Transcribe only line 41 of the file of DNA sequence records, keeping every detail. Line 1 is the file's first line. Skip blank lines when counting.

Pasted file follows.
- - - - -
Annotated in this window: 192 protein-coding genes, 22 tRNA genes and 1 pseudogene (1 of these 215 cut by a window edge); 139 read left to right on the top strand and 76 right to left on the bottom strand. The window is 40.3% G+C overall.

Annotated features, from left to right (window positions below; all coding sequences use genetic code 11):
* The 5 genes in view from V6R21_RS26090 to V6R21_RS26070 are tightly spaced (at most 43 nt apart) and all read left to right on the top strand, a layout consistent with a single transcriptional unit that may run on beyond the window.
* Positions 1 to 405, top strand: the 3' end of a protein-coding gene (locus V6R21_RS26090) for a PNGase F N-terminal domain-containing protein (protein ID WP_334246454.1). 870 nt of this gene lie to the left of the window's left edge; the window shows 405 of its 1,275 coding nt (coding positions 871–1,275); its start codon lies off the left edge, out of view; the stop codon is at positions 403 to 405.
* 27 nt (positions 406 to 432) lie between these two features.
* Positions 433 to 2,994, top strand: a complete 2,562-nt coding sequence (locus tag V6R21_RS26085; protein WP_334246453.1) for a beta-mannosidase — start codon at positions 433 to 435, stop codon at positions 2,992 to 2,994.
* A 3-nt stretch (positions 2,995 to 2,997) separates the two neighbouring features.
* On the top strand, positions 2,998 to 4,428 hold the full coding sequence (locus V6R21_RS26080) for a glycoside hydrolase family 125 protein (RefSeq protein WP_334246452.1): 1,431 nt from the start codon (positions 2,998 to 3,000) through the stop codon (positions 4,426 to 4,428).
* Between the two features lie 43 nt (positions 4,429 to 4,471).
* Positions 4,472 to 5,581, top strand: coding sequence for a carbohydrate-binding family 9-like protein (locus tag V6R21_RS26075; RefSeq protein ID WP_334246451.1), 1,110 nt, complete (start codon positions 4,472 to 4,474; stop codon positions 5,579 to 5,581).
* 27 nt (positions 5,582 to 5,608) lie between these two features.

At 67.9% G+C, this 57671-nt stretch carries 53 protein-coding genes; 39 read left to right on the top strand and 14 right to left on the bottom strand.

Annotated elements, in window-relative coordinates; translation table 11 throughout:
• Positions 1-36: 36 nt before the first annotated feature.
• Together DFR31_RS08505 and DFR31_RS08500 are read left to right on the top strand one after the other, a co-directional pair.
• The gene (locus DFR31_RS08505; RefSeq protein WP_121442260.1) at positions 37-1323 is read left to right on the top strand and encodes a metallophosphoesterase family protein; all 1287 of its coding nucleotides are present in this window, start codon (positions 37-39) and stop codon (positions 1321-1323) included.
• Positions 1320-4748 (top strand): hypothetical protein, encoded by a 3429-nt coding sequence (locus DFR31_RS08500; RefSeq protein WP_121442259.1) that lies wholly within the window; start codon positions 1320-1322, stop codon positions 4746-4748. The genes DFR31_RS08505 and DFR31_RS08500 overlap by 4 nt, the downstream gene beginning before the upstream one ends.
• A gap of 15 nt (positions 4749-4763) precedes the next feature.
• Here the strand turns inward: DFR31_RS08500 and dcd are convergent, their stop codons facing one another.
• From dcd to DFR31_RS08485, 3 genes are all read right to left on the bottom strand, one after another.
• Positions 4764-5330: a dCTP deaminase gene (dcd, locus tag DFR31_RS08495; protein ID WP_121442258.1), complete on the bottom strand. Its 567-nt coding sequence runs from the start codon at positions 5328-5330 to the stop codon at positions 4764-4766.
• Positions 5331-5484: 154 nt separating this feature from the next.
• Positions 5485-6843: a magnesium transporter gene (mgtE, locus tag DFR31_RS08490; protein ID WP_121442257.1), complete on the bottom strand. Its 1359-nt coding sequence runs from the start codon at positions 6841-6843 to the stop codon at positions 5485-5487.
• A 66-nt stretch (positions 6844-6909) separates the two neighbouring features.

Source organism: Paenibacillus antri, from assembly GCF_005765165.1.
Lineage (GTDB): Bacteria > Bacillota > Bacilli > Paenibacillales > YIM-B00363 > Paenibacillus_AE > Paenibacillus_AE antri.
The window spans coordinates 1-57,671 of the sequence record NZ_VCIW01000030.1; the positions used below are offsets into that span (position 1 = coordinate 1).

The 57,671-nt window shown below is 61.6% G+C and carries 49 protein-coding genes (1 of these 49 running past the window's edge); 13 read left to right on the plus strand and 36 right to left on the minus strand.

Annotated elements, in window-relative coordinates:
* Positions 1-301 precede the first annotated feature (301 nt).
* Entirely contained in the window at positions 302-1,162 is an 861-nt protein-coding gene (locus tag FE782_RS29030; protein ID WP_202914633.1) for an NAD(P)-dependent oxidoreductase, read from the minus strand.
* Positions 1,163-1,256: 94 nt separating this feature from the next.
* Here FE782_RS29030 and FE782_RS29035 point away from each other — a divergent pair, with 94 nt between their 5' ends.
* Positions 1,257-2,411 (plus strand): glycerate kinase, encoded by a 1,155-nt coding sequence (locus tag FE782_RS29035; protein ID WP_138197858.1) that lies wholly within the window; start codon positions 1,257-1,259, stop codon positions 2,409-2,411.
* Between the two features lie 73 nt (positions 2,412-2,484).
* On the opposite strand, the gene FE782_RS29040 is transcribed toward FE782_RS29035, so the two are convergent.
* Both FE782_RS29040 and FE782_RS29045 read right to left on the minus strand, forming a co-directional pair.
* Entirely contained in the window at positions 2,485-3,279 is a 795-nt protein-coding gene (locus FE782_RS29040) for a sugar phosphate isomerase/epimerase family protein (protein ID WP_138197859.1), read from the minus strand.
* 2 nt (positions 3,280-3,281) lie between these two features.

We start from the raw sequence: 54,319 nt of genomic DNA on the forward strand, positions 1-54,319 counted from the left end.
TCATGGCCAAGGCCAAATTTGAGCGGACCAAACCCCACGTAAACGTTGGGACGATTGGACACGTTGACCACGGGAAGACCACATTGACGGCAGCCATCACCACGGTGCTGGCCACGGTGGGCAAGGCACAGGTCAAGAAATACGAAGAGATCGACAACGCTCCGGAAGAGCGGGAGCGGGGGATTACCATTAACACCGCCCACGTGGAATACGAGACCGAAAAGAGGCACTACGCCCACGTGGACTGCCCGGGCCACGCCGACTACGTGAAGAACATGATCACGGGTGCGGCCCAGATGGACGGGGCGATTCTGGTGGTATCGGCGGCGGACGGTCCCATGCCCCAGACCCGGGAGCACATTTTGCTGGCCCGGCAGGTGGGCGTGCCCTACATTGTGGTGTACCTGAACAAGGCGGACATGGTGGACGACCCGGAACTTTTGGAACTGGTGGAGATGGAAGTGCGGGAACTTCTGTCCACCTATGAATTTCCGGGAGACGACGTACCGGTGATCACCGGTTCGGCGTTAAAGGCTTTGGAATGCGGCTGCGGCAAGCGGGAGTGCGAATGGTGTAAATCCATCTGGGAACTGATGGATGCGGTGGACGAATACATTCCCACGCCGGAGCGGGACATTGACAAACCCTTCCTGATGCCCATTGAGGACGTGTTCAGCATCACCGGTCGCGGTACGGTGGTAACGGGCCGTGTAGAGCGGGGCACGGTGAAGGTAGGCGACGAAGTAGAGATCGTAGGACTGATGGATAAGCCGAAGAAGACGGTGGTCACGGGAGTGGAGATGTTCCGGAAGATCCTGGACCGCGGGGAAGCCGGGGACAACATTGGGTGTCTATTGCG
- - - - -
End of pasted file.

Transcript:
TCATGGCCAAGGCCAAATTTGAGCGGACCAAACCCCACGTAAACGTTGGGACGATTGGACACGTTGACCACGGGAAGACCACATTGACGGCAGCCATCACCACGGTGCTGGCCACGGTGGGCAAGGCACAGGTCAAGAAATACGAAGAGATCGACAACGCTCCGGAAGAGCGGGAGCGGGGGATTACCATTAACACCGCCCACGTGGAATACGAGACCGAAAAGAGGCACTACGCCCACGTGGACTGCCCGGGCCACGCCGACTACGTGAAGAACATGATCACGGGTGCGGCCCAGATGGACGGGGCGATTCTGGTGGTATCGGCGGCGGACGGTCCCATGCCCCAGACCCGGGAGCACATTTTGCTGGCCCGGCAGGTGGGCGTGCCCTACATTGTGGTGTACCTGAACAAGGCGGACATGGTGGACGACCCGGAACTTTTGGAACTGGTGGAGATGGAAGTGCGGGAACTTCTGTCCACCTATGAATTTCCGGGAGACGACGTACCGGTGATCACCGGTTCGGCGTTAAAGGCTTTGGAATGCGGCTGCGGCAAGCGGGAGTGCGAATGGTGTAAATCCATCTGGGAACTGATGGATGCGGTGGACGAATACATTCCCACGCCGGAGCGGGACATTGACAAACCCTTCCTGATGCCCATTGAGGACGTGTTCAGCATCACCGGTCGCGGTACGGTGGTAACGGGCCGTGTAGAGCGGGGCACGGTGAAGGTAGGCGACGAAGTAGAGATCGTAGGACTGATGGATAAGCCGAAGAAGACGGTGGTCACGGGAGTGGAGATGTTCCGGAAGATCCTGGACCGCGGGGAAGCCGGGGACAACATTGGGTGTCTATTGCG